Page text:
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05 November 2019

Airbus Helicopters recognizes leaders in the air medical field at AMTC2019

Airbus presented the Vision Zero Safety award, Jim Charlson Aviation Safety award and Program of the Year award

Airbus Helicopters honored leaders of the air medical transport industry on Monday evening at the Air Medical Transport Conference Nov. 4-6 in Atlanta, Georgia. Romain Trapp, President of Airbus Helicopters, Inc.  and Cyndi Carter, Airbus Helicopters North America air medical segment manager, presented the awards for the winners’ extensive work to improve safety and service for crews and patients

“We believe it is imperative that we recognize efforts to strengthen safety and quality of service,” said Carter. “The recipients’ dedication and commitment have not only improved their own safety, but also the safety across the entire air medical transport community.”

Vision Zero Aviation Safety Award

Created by Airbus Helicopters Inc. in 2007, the Vision Zero Award recognizes a program or company that has demonstrated a commitment to aviation safety, spotlights specific safety initiatives and encourages the sharing of ideas so others in the industry may learn from them. An industry committee judges the competition.

This year’s winner is Brock Whitson, flight nurse at the University of Mississippi Medical Center Air Care. Brock led a study understanding the impacts of compassion fatigue in the air medical industry.  Compassion fatigue is a condition that may result from repeated exposure to the daily stresses of caring for those in life-threatening situations in chaotic and demanding settings. It can severely affect the providers and significantly impact their ability to save lives.

Brock’s study looks at the overall well-being of air medical personnel and what resources can be provided for those feeling fatigued or burned out. This $10,000 grant from Airbus will be used to further expand the program with the University of Mississippi Medical Center Air Care and assist in the documentation and publication of a compassion fatigue program that can easily be replicated by other service providers.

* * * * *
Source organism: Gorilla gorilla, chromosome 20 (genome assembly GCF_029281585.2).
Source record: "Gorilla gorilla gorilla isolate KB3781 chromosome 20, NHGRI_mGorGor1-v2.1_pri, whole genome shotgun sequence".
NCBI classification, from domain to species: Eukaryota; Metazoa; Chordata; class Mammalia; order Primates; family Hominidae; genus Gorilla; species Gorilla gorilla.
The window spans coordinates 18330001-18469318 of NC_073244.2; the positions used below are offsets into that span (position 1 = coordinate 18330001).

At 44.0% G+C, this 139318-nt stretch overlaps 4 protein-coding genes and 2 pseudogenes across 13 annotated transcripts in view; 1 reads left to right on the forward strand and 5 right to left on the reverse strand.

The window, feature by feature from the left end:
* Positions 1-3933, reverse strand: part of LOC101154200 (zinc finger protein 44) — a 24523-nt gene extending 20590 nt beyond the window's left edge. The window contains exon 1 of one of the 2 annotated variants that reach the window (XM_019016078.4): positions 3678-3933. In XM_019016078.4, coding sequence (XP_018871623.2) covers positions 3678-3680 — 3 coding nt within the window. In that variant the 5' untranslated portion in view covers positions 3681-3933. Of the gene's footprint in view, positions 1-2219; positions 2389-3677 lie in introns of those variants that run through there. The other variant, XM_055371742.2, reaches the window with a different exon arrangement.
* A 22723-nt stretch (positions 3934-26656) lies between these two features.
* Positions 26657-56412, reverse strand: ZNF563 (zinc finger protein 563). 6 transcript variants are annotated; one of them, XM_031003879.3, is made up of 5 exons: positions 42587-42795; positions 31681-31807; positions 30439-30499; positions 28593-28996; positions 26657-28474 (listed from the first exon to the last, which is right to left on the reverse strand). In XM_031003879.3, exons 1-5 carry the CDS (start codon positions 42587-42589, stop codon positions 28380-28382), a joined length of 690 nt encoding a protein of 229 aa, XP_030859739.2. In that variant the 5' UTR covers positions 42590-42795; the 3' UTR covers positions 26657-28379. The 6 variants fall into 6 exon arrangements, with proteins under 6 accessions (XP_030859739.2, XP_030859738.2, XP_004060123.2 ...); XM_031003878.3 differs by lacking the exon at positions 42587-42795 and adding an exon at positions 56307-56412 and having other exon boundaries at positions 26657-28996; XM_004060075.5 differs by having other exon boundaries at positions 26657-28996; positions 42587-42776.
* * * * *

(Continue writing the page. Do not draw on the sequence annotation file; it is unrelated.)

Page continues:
“It’s so important to take care of yourself to be able to take care of others, and I commend Brock for his hard work in this domain,” said Trapp. “Thank you for your initiative, and congratulations to Brock and the UMMC-Air Care teams.”

Jim Charlson Aviation Safety Award

Michael Benton, founder and managing director of VY Climb Consulting, received the Jim Charlson Aviation Safety Award, which is presented annually to an individual who has made significant contributions promoting aviation safety within the air medical transport community.

Mike has been instrumental in entering his companies into the FAA Voluntary Safety Management System, while also implementing the Aviation Safety Action Program (ASAP) and the Maintenance Safety Action Program (MSAP).

Mike spends countless hours at bases of operations, observing and listening.   His experience and skills with the Line Operations Safety Assessments (LOSA) has provided insights into best practices, which he shares globally.  As he is a frequent guest lecturer a global HEMS conferences, HAI committee chair and an instructor at the NTSB Training Academy.

“Working collaboratively, Mike continues to build a level of positive communication between teams, and his friendly and professional demeanor allow him to readily share his message and his sincere desire to improve safety across the industry,” said Carter.

Program of the Year

HealthNet Aeromedical Services is the recipient of the Program of the Year award. This award is given each year to an emergency medical services program that has demonstrated superior levels of safety consciousness, patient care, quality leadership and community and industry service.

HealthNet Aeromedical Service is a not-for-profit critical care transport program sponsored by Cabell Huntington Hospital, Charleston Area Medical Center and WVU Medicine.  HealthNet Aeromedical Services has grown into a nationally recognized industry leader that serves the entirety of Central Appalachia and surrounding areas from ten bases, with a 100% Airbus fleet. 

“The entire HealthNet teams have an unwavering commitment to safety and clinical excellence,” said Carter. “Not one to rests on their laurels, they are always seeking opportunities to break new ground, innovate, safely serve, and ‘do the right thing’.”

HealthNet has been in service since 1986 and has cared for over 80,000 patients.

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